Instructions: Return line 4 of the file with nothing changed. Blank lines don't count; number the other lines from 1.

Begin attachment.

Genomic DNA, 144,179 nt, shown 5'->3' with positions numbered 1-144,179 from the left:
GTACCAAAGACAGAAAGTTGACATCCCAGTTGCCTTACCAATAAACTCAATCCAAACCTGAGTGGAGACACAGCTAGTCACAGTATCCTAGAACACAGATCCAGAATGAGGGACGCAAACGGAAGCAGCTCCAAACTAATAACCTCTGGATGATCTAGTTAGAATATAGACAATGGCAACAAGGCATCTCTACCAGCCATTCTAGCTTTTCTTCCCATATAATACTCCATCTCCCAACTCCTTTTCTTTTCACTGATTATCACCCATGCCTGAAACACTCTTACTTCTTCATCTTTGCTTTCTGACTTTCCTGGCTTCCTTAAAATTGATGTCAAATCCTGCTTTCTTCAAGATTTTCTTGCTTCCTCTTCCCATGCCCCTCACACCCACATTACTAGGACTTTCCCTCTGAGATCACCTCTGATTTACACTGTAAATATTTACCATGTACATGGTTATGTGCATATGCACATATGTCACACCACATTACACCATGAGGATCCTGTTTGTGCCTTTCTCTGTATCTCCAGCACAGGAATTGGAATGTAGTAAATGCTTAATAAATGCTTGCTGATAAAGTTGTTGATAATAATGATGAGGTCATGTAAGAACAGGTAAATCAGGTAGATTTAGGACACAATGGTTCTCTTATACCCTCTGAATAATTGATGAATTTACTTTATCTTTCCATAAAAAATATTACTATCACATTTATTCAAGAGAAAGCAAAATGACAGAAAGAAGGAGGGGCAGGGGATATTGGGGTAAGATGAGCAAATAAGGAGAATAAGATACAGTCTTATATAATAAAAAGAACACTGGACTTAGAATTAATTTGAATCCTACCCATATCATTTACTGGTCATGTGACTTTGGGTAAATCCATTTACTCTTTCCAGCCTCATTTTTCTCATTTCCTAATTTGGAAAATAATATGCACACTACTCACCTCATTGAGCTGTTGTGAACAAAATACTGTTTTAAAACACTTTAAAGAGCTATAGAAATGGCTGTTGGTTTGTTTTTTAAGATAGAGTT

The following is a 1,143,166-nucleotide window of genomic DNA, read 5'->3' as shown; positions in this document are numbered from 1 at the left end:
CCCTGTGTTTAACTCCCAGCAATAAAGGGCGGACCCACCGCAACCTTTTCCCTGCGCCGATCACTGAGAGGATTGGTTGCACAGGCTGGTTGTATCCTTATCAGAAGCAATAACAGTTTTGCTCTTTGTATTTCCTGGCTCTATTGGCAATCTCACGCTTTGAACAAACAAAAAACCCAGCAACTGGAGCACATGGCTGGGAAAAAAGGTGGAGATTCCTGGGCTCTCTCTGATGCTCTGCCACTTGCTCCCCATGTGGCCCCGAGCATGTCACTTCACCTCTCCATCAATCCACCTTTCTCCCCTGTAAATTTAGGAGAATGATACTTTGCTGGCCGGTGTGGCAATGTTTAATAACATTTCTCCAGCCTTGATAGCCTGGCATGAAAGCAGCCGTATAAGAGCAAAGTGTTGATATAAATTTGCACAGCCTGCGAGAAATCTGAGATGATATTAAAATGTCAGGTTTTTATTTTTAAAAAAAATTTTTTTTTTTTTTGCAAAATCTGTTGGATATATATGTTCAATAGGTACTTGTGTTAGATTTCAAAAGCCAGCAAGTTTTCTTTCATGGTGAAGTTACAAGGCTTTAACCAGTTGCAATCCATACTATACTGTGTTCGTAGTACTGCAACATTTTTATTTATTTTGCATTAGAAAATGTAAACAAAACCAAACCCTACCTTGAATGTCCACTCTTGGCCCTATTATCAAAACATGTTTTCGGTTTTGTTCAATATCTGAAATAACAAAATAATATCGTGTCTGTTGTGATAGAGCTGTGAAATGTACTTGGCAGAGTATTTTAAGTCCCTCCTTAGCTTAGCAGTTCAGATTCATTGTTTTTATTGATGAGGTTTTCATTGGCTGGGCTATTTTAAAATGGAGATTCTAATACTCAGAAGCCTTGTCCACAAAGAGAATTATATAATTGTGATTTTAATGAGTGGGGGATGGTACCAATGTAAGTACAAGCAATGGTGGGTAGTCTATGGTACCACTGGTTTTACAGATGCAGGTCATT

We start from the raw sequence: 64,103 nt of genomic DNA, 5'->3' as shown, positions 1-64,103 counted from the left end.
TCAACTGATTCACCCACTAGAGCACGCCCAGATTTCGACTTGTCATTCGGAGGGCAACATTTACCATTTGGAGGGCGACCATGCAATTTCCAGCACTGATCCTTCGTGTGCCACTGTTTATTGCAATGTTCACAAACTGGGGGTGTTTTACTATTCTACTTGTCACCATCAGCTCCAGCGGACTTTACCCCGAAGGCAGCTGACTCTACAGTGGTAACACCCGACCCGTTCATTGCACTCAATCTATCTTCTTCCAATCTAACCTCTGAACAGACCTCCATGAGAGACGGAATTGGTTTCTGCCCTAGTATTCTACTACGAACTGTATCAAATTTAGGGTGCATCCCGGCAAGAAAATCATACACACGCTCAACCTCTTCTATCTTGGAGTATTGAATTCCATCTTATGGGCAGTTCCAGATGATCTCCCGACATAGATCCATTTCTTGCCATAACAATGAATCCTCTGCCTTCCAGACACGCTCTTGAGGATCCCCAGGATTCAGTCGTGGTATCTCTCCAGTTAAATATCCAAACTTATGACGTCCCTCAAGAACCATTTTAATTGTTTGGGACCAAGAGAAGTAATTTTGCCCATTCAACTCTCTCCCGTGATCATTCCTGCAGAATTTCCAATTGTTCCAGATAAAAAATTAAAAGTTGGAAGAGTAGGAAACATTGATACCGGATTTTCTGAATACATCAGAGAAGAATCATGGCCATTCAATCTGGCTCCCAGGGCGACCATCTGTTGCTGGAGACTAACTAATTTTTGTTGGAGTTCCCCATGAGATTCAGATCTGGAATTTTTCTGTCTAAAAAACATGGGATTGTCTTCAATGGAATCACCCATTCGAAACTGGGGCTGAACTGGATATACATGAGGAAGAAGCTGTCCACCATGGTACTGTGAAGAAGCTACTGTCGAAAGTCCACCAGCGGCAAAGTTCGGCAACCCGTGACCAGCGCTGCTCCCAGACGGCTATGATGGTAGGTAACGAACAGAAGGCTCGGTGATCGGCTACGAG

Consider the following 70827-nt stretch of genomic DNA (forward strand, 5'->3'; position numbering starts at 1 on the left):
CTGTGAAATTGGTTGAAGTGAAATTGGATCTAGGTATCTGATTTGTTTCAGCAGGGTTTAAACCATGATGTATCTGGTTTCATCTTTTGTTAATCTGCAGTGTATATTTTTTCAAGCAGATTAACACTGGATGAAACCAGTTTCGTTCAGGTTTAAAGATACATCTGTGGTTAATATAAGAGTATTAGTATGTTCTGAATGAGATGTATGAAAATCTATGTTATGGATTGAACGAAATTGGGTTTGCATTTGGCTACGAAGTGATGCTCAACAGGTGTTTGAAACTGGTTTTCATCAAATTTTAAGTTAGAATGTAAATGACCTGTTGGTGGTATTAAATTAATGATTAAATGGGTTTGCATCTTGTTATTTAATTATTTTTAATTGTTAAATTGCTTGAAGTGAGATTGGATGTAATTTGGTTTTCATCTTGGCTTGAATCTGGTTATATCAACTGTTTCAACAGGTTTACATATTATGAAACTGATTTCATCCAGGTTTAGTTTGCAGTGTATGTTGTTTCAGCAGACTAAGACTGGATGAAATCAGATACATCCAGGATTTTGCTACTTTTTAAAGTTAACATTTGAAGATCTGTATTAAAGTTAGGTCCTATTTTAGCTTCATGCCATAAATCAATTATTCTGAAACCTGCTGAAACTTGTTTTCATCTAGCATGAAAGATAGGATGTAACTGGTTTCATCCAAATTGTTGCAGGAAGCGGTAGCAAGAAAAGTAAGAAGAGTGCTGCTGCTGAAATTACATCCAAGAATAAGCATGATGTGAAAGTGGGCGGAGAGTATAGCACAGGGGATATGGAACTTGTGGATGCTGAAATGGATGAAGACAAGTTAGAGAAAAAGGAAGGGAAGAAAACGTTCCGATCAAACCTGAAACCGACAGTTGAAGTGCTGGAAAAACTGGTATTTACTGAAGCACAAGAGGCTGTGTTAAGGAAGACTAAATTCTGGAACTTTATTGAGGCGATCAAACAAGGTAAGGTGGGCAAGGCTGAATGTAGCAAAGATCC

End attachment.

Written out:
CCCTGTGTTTAACTCCCAGCAATAAAGGGCGGACCCACCGCAACCTTTTCCCTGCGCCGATCACTGAGAGGATTGGTTGCACAGGCTGGTTGTATCCTTATCAGAAGCAATAACAGTTTTGCTCTTTGTATTTCCTGGCTCTATTGGCAATCTCACGCTTTGAACAAACAAAAAACCCAGCAACTGGAGCACATGGCTGGGAAAAAAGGTGGAGATTCCTGGGCTCTCTCTGATGCTCTGCCACTTGCTCCCCATGTGGCCCCGAGCATGTCACTTCACCTCTCCATCAATCCACCTTTCTCCCCTGTAAATTTAGGAGAATGATACTTTGCTGGCCGGTGTGGCAATGTTTAATAACATTTCTCCAGCCTTGATAGCCTGGCATGAAAGCAGCCGTATAAGAGCAAAGTGTTGATATAAATTTGCACAGCCTGCGAGAAATCTGAGATGATATTAAAATGTCAGGTTTTTATTTTTAAAAAAAATTTTTTTTTTTTTTGCAAAATCTGTTGGATATATATGTTCAATAGGTACTTGTGTTAGATTTCAAAAGCCAGCAAGTTTTCTTTCATGGTGAAGTTACAAGGCTTTAACCAGTTGCAATCCATACTATACTGTGTTCGTAGTACTGCAACATTTTTATTTATTTTGCATTAGAAAATGTAAACAAAACCAAACCCTACCTTGAATGTCCACTCTTGGCCCTATTATCAAAACATGTTTTCGGTTTTGTTCAATATCTGAAATAACAAAATAATATCGTGTCTGTTGTGATAGAGCTGTGAAATGTACTTGGCAGAGTATTTTAAGTCCCTCCTTAGCTTAGCAGTTCAGATTCATTGTTTTTATTGATGAGGTTTTCATTGGCTGGGCTATTTTAAAATGGAGATTCTAATACTCAGAAGCCTTGTCCACAAAGAGAATTATATAATTGTGATTTTAATGAGTGGGGGATGGTACCAATGTAAGTACAAGCAATGGTGGGTAGTCTATGGTACCACTGGTTTTACAGATGCAGGTCATT